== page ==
The cars that stand out at RADwood aren’t everyone’s New Coke cups. Cody Redfern’s 1986 Subaru XT Turbo coupe affectionately “great wedge“It has more angles than the high school geometry test.
“The first time I saw this car, it took me into nostalgia,” said Mr. Redfern, a 33-year-old auto parts store employee and movie buff from Everett, Wash.
For the Japanese domestic market, “I honestly love everything about cars of the ’80s and ’90s,” he said, “especially the JDM community. He said his premiere was the movie “Fast and the Furious” in 2001, which inspired him to pick up a wrench.
Mr. Redfern loves the eccentric mix of rad-era cars; he is part of a younger community of car enthusiasts who are passionate about these vehicles for their quirks and unique features.
“You’ll see cars driven daily, from exotics to supercars,” he said. “Everybody out there is a little bit about showing off the cars we grew up with,” he told RADwood.
Kyle Saito’s favorite car generation is aligned with RADwood’s mission. “He owns a 1980 Datsun 720 pickup project vehicle and a 1995 Isuzu Trooper,” said Mr. Saito, 36, who lives in Seattle. It also has a customized 1991 right-hand drive. Nissan Patrol SUV all-terrain vehicle.
He started working on cars at the auto shop in high school and has been an enthusiast ever since.
“The 1980s gave birth to the era of high-horsepower turbocharged fuel-injected race cars,” said Mr. Saito, who spent ten years working on cars. He’s now an engineer in Amazon’s drone delivery program and works on a start-up that manufactures firearm accessories.
RADwood added that “not only does it help preserve the tools of those eras, but it also helps preserve, train and feel time.”
While many cars for the ’80s and ’90s can be bought for a song, Mr. Saito’s shift-shift, all-wheel drive Nissan Patrol set it back for $21,000 two years ago – in fair condition. Prices are starting to rise as these cars become collectibles rather than just “used”. And he did significant work to bring it up to modern standards. It cleaned and repaired its hull, added performance and suspension upgrades, and even outfitted its interior for overnight stays.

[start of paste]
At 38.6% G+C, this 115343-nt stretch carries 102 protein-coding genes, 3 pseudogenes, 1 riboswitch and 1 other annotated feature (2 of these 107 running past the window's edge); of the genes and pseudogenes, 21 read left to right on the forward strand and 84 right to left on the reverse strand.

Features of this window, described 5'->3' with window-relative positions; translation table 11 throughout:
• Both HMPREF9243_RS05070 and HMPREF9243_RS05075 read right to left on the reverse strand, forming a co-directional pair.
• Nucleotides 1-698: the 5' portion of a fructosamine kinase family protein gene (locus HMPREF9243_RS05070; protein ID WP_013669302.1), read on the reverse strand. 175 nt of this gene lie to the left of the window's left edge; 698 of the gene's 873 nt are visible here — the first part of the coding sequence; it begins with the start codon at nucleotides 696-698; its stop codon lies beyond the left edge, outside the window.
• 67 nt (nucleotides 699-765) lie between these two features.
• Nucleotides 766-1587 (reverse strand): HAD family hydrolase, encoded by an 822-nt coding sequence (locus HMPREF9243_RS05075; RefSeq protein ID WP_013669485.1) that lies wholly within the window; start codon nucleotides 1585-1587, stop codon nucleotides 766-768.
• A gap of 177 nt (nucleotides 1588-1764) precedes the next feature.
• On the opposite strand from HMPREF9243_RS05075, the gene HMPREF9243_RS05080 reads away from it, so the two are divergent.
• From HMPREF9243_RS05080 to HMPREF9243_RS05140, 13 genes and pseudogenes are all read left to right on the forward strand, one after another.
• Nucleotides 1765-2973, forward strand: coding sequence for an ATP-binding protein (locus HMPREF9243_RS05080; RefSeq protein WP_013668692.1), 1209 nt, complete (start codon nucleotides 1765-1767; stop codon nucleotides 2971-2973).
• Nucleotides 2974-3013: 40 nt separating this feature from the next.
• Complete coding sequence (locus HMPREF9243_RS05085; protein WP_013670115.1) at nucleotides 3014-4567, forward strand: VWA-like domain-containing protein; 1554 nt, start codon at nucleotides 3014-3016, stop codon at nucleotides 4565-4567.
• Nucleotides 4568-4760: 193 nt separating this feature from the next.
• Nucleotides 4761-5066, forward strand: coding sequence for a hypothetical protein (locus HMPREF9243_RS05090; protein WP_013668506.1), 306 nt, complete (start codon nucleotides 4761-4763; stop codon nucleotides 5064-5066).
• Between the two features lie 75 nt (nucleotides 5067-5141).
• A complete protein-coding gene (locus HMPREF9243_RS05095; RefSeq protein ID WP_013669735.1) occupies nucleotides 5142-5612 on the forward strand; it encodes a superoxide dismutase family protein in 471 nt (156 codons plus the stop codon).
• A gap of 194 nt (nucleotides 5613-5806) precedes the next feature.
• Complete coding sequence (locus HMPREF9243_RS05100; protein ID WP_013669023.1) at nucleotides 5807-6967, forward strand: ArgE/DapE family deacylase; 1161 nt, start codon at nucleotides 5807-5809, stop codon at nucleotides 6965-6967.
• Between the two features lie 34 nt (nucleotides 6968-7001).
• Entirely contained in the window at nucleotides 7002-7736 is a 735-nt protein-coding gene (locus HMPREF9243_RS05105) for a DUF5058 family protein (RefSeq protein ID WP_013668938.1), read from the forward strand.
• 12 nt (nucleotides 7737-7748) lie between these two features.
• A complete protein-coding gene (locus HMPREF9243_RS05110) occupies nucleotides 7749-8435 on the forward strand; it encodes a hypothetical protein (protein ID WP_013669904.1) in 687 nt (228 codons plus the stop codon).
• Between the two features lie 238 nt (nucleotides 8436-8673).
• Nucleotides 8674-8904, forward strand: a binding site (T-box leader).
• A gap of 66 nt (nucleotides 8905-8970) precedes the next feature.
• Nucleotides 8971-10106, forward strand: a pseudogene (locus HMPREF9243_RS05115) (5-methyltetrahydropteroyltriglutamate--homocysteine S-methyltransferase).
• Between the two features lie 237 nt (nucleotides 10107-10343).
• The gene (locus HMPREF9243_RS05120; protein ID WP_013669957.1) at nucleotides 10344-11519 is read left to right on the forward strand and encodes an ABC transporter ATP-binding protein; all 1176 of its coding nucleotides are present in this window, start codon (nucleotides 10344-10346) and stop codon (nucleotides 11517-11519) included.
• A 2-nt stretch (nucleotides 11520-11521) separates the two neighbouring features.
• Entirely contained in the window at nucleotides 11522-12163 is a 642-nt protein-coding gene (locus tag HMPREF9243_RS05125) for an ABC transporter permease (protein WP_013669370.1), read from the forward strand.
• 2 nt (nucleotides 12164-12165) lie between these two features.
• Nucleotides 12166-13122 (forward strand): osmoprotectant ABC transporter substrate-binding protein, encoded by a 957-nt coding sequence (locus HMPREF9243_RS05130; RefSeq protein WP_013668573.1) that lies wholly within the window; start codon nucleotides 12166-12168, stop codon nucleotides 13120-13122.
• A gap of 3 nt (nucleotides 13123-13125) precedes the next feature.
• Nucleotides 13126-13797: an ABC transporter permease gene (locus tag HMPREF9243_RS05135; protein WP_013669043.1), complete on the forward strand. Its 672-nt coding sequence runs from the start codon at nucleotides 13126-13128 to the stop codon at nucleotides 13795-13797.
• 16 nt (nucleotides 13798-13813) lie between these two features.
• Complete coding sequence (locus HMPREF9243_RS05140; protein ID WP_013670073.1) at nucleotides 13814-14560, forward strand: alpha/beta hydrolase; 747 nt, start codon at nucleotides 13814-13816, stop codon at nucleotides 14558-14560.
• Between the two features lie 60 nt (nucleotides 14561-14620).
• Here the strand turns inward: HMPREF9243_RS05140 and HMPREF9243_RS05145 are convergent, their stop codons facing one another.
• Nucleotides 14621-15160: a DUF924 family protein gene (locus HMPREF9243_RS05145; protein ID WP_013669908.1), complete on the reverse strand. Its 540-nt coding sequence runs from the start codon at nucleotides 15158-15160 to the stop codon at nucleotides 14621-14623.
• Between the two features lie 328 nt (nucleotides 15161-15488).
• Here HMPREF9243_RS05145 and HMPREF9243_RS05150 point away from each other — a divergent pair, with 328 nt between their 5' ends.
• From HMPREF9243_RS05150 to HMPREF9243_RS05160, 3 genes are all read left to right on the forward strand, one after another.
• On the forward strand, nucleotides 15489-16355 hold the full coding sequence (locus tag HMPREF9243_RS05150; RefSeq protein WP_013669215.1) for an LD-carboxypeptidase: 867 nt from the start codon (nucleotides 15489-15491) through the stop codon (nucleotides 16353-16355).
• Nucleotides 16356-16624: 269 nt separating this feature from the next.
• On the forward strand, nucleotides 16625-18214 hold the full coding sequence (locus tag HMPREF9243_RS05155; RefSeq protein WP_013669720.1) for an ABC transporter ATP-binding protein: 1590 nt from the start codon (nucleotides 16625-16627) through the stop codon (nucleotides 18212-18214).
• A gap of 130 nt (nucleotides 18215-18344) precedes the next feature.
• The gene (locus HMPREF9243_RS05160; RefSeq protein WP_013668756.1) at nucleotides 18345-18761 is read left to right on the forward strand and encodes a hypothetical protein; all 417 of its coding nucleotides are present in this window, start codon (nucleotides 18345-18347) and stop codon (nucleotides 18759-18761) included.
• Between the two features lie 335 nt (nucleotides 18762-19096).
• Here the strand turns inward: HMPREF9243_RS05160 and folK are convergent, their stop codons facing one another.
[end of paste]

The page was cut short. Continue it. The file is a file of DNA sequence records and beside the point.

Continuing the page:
“RADwood tools,” he said, “not only make me feel nostalgic, but also make me proud and respected to have been a part of decades of tool development and design.”
Casey Rhodes, an aviation technician from Portland, Ore., had planned to attend the Seattle-area show, but failed. He said he supports RADwood’s entire vibe.
“I’ve always loved cars made in the ’80s and ’90s,” said Mr. Rhodes, passing by. thekrustykaddy on Instagram. “The ’80s attracted me with their looks and sounds, not to mention the bulky aspect of those years.”
The RADwood era brought with it enduring classics like Michael Jackson’s “Thriller” and Nike’s Air Jordans. “It was a classic decade for cars too,” said Mr Rhodes, who came to his nostalgia at 26 from a different age group.
“My first two cars,” he said, “was a 1986 Chevrolet C10 Silverado and a few years later a 1996 Lexus SC.” Vehicles are 10 years and worlds apart.
But soon the Volkswagen beetle would bite the family. His father would share stories about the Volkswagen Golf Mk1 from the ’80s era. His older brother bought a Rabbit GTI in 1983. So in March 2019, Mr. Rhodes bought a barely working 1981 VW Rabbit pickup truck for $2,700 from a field where he was left to die.
“I was so excited after the purchase that I went to a local meetup,” she said. But forgot to check oil, coolant and other related items.
It turned out that the oil was low and there was no coolant in the chamber. In addition, only two lug nuts are retained on each wheel. The exhaust system suddenly crashed on the way home.